This program is $10 for CAM members/ $20 for non-members (includes Museum admission). Space is limited; reservations required. The tour will begin at Oak Grove Cemetary, 175 Washington Street, Gloucester MA. Tickets cannot be purchased the day of the event.
With Olson’s pull, creating their own Gloucester-of-the-mind, Neta Goren and Shahar Bram first arrived in Gloucester in 2005, to discover the geography of a place that had inspired so many artists. “We came because of the poetry, we keep coming back because of the people,” says Bram, a poet, and scholar, who has given several readings at the Gloucester Writers Center over the years, and, since 2010, also serves on the advisory board.
Neta Goren, a painter who works with oils and mixed media, says: “the light I had experienced in Gloucester, so different from the erasing brightness of the light in Israel, had radically changed the way I paint.” Apollo Rising, her new body of work which will be exhibited at the Cornelius Sullivan New Gallery on Rocky Neck, testifies to that change—the bodies depicted are illuminated with local colors.
“She is a painter who creates mystery with monoliths rising. She is an artist who illumines the male torso in rich form and colors that will endure,” says Cornelius Sullivan, the highly accomplished artist, critic, curator, and host of the show.
A guest artist, and yet one of us, at the Cornelius Sullivan New Gallery.
“SMALL WORKS” SHOW
NORTH SHORE ARTS ASSOC.
NORTH SHORE ARTS ASSOCIATION ANNOUNCES its highly anticipated Annual Artist Members’ “Small Works Exhibition.” Acquire works by some of Cape Ann’s most notable artists! Show runs from Friday, August 5 through Saturday, September 17. Pot Luck Reception Sunday, August 28 from 1 – 3 PM. Open Free to the Public.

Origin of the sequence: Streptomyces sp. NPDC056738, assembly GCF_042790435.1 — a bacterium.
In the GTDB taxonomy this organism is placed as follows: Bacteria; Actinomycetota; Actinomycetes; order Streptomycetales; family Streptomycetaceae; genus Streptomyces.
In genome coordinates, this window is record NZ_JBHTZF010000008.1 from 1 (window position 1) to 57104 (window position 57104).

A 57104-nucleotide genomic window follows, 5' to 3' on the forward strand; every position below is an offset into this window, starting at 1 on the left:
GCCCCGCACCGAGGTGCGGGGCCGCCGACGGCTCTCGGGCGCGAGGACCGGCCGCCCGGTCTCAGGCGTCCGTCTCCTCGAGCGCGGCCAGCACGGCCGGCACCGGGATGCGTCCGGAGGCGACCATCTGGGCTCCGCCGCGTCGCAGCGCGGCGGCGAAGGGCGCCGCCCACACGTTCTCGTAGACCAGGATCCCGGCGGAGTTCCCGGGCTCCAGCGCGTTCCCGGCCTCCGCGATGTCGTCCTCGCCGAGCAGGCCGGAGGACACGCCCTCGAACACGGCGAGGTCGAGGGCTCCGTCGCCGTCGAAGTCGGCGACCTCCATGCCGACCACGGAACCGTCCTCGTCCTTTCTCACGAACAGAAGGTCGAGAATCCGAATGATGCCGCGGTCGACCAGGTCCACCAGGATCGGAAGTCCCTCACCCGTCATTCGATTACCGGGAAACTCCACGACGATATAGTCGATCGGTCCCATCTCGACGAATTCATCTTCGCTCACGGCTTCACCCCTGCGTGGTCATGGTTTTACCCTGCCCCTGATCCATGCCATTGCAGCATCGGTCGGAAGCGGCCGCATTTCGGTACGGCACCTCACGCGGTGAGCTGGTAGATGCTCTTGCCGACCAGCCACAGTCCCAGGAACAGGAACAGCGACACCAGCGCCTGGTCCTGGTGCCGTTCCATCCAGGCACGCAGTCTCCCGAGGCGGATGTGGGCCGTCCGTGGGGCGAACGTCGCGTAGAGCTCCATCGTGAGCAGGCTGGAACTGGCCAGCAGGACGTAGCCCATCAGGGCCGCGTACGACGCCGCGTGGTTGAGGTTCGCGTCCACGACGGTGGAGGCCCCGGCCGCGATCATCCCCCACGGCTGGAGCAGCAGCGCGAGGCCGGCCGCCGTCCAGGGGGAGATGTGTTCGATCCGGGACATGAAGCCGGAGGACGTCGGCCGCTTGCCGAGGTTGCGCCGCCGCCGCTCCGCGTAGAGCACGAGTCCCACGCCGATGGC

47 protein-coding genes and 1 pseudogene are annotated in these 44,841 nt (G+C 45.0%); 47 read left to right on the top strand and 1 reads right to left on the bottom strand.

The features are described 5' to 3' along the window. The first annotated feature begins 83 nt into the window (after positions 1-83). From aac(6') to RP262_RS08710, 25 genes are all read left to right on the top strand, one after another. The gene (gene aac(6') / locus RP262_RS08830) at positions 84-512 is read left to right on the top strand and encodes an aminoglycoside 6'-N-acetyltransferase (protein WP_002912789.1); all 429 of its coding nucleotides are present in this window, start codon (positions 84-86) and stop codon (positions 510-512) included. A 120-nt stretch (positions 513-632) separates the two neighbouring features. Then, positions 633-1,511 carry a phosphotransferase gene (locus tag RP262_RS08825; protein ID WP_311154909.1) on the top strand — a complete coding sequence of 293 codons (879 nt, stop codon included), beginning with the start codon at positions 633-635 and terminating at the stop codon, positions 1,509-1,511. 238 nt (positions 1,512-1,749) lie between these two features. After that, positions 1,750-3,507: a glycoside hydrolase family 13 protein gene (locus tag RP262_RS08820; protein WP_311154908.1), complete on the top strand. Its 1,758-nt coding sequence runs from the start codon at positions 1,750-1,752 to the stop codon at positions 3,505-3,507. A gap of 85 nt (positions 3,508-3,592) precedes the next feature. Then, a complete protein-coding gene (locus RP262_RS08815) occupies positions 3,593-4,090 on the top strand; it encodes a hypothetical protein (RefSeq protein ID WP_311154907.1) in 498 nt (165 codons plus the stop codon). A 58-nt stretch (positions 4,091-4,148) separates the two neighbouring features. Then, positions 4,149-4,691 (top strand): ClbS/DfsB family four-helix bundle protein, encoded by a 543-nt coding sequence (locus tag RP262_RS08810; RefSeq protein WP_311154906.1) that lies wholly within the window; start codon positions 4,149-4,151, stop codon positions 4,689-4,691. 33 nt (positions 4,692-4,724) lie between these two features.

North Shore Arts Association members’ “Small Works Exhibition” is one of the most anticipated shows of the season. Small works provide the artist with the challenge of creating, in a variety of mediums, within a limited canvas space – 20″x24″ including the frame. And, small works provide art lovers and collectors alike an opportunity to own quite reasonably priced work that can easily grace smaller corners of a home or office. Perhaps most importantly, it is an opportunity to acquire works by some of Cape Ann’s most notable artists!
The North Shore Arts Association’s galleries are open, free to the public, Monday through Saturday, 10 AM to 5 PM and Sunday, Noon to 5 PM.
Flatrocks Gallery’s Presents
Reception for the artists: Sunday, August 28th at 5pm.
Flatrocks Gallery’s new show, “Distinctive Mark,” presents unique perspectives by artists James Paradis, Peggy Badenhausen and Shay Cajolet. “Distinctive Mark” opened August 18th.